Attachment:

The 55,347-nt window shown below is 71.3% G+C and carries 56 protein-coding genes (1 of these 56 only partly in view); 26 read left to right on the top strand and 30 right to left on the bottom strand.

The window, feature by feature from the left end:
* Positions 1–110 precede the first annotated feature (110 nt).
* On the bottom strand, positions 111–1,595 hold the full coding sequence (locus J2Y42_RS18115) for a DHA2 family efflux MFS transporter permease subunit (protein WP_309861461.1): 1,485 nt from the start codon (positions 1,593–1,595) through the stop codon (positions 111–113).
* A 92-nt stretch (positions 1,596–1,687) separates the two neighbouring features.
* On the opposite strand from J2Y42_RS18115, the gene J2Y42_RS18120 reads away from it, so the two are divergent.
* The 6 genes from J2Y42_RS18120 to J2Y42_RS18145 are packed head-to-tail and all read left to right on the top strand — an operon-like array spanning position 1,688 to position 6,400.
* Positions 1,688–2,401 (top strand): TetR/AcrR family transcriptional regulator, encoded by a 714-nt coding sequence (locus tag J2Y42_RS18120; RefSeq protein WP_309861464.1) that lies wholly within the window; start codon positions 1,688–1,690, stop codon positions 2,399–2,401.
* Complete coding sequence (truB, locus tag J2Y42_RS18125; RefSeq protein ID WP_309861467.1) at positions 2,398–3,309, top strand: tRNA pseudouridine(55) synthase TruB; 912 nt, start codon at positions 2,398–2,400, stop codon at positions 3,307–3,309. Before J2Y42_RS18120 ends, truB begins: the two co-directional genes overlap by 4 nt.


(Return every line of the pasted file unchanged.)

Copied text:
The 55,347-nt window shown below is 71.3% G+C and carries 56 protein-coding genes (1 of these 56 only partly in view); 26 read left to right on the top strand and 30 right to left on the bottom strand.

The window, feature by feature from the left end:
* Positions 1–110 precede the first annotated feature (110 nt).
* On the bottom strand, positions 111–1,595 hold the full coding sequence (locus J2Y42_RS18115) for a DHA2 family efflux MFS transporter permease subunit (protein WP_309861461.1): 1,485 nt from the start codon (positions 1,593–1,595) through the stop codon (positions 111–113).
* A 92-nt stretch (positions 1,596–1,687) separates the two neighbouring features.
* On the opposite strand from J2Y42_RS18115, the gene J2Y42_RS18120 reads away from it, so the two are divergent.
* The 6 genes from J2Y42_RS18120 to J2Y42_RS18145 are packed head-to-tail and all read left to right on the top strand — an operon-like array spanning position 1,688 to position 6,400.
* Positions 1,688–2,401 (top strand): TetR/AcrR family transcriptional regulator, encoded by a 714-nt coding sequence (locus tag J2Y42_RS18120; RefSeq protein WP_309861464.1) that lies wholly within the window; start codon positions 1,688–1,690, stop codon positions 2,399–2,401.
* Complete coding sequence (truB, locus tag J2Y42_RS18125; RefSeq protein ID WP_309861467.1) at positions 2,398–3,309, top strand: tRNA pseudouridine(55) synthase TruB; 912 nt, start codon at positions 2,398–2,400, stop codon at positions 3,307–3,309. Before J2Y42_RS18120 ends, truB begins: the two co-directional genes overlap by 4 nt.